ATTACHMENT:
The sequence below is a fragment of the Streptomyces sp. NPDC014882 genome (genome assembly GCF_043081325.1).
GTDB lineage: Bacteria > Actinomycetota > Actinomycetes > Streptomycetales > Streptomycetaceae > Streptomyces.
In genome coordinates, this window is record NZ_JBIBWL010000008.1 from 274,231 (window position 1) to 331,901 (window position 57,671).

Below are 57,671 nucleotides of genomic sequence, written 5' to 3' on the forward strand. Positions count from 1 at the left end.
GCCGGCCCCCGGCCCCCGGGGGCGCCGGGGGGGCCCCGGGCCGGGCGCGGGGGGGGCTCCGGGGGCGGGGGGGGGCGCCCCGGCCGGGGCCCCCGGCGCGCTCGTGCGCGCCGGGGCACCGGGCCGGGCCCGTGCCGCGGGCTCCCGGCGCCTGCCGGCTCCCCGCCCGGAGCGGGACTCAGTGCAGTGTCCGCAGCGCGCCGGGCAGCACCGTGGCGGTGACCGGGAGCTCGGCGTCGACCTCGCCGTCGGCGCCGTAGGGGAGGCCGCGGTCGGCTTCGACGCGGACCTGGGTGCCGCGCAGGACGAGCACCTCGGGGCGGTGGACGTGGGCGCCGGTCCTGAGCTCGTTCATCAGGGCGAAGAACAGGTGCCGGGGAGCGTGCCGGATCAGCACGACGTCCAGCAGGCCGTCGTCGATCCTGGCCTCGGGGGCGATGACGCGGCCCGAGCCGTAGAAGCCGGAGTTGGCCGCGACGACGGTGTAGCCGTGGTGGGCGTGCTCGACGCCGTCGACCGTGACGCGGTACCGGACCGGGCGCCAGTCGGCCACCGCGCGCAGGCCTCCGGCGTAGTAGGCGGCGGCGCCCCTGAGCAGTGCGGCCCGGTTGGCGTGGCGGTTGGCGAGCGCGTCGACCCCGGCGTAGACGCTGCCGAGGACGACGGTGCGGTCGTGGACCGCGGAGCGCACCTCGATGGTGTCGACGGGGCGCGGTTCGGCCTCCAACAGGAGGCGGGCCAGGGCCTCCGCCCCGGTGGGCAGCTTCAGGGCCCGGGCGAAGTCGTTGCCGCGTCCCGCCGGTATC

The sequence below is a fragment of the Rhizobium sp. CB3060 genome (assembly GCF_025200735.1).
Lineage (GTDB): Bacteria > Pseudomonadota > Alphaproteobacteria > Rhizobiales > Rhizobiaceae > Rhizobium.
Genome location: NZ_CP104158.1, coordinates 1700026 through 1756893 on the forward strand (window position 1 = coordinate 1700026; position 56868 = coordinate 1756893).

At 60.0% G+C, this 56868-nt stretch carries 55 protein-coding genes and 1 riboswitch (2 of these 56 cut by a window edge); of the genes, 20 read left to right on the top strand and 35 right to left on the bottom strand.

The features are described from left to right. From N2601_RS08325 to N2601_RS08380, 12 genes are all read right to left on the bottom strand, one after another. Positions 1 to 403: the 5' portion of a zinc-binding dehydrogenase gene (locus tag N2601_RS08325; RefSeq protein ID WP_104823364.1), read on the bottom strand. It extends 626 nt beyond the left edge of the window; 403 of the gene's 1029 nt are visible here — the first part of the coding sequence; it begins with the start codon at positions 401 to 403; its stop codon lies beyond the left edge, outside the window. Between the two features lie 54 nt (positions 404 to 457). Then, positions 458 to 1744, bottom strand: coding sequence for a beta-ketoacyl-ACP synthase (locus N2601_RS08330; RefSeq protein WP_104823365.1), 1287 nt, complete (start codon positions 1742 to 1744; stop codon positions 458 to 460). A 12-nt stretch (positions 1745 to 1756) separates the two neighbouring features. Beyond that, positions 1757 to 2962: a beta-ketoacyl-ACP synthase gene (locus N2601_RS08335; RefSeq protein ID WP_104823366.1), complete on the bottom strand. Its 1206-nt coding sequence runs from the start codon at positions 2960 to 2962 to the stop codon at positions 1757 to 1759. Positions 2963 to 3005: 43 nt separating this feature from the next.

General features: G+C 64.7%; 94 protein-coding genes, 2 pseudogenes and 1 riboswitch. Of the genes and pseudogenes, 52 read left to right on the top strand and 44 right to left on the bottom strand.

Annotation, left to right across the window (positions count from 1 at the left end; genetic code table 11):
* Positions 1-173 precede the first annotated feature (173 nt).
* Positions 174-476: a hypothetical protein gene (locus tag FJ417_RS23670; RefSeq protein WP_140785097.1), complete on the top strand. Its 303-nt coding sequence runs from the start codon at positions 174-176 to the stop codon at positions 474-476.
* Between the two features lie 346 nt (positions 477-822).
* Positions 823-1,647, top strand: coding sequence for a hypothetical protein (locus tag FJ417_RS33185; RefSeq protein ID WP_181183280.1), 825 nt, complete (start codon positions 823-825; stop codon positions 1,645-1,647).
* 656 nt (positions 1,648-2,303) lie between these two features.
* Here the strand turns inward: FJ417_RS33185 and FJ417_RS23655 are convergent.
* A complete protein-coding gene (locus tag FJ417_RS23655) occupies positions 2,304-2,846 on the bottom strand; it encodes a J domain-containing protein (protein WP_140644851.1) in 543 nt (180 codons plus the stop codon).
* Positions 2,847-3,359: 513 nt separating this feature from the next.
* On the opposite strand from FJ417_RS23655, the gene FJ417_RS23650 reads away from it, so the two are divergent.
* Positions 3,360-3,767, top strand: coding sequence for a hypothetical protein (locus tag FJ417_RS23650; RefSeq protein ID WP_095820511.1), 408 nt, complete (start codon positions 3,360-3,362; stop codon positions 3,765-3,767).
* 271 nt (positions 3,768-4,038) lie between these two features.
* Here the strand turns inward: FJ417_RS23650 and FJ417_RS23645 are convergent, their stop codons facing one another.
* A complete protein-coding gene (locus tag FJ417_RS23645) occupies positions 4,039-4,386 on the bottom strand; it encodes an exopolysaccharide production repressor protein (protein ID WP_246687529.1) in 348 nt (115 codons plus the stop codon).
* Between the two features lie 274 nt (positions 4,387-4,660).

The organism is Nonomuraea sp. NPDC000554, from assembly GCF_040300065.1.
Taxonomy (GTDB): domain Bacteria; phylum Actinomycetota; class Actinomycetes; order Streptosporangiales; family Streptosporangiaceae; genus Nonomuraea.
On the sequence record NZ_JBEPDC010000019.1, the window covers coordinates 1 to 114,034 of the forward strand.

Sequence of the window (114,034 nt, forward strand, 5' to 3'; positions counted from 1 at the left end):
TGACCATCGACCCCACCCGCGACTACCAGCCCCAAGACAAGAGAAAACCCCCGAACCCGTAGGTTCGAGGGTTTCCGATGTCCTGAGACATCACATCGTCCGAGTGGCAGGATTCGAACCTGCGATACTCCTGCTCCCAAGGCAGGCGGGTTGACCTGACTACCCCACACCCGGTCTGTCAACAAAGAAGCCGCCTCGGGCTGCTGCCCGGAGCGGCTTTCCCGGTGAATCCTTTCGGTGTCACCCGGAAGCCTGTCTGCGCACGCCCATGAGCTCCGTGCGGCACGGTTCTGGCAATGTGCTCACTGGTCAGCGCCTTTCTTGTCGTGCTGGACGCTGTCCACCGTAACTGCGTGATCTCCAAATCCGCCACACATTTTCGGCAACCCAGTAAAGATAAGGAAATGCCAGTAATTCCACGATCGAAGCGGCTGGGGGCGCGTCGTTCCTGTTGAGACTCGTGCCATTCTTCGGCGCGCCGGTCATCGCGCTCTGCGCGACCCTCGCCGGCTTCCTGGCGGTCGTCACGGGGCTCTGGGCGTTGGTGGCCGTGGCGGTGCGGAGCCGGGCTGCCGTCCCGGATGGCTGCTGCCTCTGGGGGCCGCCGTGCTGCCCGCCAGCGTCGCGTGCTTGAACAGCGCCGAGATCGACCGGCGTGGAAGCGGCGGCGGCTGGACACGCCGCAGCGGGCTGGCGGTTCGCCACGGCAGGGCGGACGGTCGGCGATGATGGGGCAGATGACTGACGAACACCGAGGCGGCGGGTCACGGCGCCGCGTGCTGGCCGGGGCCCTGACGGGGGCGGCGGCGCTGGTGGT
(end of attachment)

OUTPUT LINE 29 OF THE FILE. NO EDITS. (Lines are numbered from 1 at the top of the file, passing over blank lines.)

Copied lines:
On the sequence record NZ_JBEPDC010000019.1, the window covers coordinates 1 to 114,034 of the forward strand.